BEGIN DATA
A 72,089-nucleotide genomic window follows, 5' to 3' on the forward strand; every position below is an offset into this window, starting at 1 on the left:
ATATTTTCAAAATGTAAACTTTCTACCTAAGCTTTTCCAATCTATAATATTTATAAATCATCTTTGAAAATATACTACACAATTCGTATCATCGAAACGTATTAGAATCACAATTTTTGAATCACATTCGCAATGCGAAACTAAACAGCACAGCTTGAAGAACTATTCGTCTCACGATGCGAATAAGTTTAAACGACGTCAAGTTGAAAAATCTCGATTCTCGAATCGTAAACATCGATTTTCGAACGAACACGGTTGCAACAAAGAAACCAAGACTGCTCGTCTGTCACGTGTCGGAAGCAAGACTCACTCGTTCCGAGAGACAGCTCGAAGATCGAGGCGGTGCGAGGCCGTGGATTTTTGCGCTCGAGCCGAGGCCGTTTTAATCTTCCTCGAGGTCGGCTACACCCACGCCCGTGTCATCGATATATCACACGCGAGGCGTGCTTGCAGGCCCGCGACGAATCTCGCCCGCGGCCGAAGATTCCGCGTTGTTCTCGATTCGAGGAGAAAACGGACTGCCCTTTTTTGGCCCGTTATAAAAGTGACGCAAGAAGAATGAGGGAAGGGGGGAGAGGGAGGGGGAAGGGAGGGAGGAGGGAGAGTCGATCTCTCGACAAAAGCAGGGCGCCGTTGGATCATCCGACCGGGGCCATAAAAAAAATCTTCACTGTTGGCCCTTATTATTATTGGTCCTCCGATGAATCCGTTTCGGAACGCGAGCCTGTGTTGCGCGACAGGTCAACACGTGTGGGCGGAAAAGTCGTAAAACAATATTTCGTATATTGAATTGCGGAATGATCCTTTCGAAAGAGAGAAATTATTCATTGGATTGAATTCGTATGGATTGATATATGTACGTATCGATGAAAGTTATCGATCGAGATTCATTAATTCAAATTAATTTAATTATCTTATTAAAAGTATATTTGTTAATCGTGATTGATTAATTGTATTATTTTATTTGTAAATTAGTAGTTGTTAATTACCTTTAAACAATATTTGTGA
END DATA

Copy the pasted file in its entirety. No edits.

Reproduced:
A 72,089-nucleotide genomic window follows, 5' to 3' on the forward strand; every position below is an offset into this window, starting at 1 on the left:
ATATTTTCAAAATGTAAACTTTCTACCTAAGCTTTTCCAATCTATAATATTTATAAATCATCTTTGAAAATATACTACACAATTCGTATCATCGAAACGTATTAGAATCACAATTTTTGAATCACATTCGCAATGCGAAACTAAACAGCACAGCTTGAAGAACTATTCGTCTCACGATGCGAATAAGTTTAAACGACGTCAAGTTGAAAAATCTCGATTCTCGAATCGTAAACATCGATTTTCGAACGAACACGGTTGCAACAAAGAAACCAAGACTGCTCGTCTGTCACGTGTCGGAAGCAAGACTCACTCGTTCCGAGAGACAGCTCGAAGATCGAGGCGGTGCGAGGCCGTGGATTTTTGCGCTCGAGCCGAGGCCGTTTTAATCTTCCTCGAGGTCGGCTACACCCACGCCCGTGTCATCGATATATCACACGCGAGGCGTGCTTGCAGGCCCGCGACGAATCTCGCCCGCGGCCGAAGATTCCGCGTTGTTCTCGATTCGAGGAGAAAACGGACTGCCCTTTTTTGGCCCGTTATAAAAGTGACGCAAGAAGAATGAGGGAAGGGGGGAGAGGGAGGGGGAAGGGAGGGAGGAGGGAGAGTCGATCTCTCGACAAAAGCAGGGCGCCGTTGGATCATCCGACCGGGGCCATAAAAAAAATCTTCACTGTTGGCCCTTATTATTATTGGTCCTCCGATGAATCCGTTTCGGAACGCGAGCCTGTGTTGCGCGACAGGTCAACACGTGTGGGCGGAAAAGTCGTAAAACAATATTTCGTATATTGAATTGCGGAATGATCCTTTCGAAAGAGAGAAATTATTCATTGGATTGAATTCGTATGGATTGATATATGTACGTATCGATGAAAGTTATCGATCGAGATTCATTAATTCAAATTAATTTAATTATCTTATTAAAAGTATATTTGTTAATCGTGATTGATTAATTGTATTATTTTATTTGTAAATTAGTAGTTGTTAATTACCTTTAAACAATATTTGTGA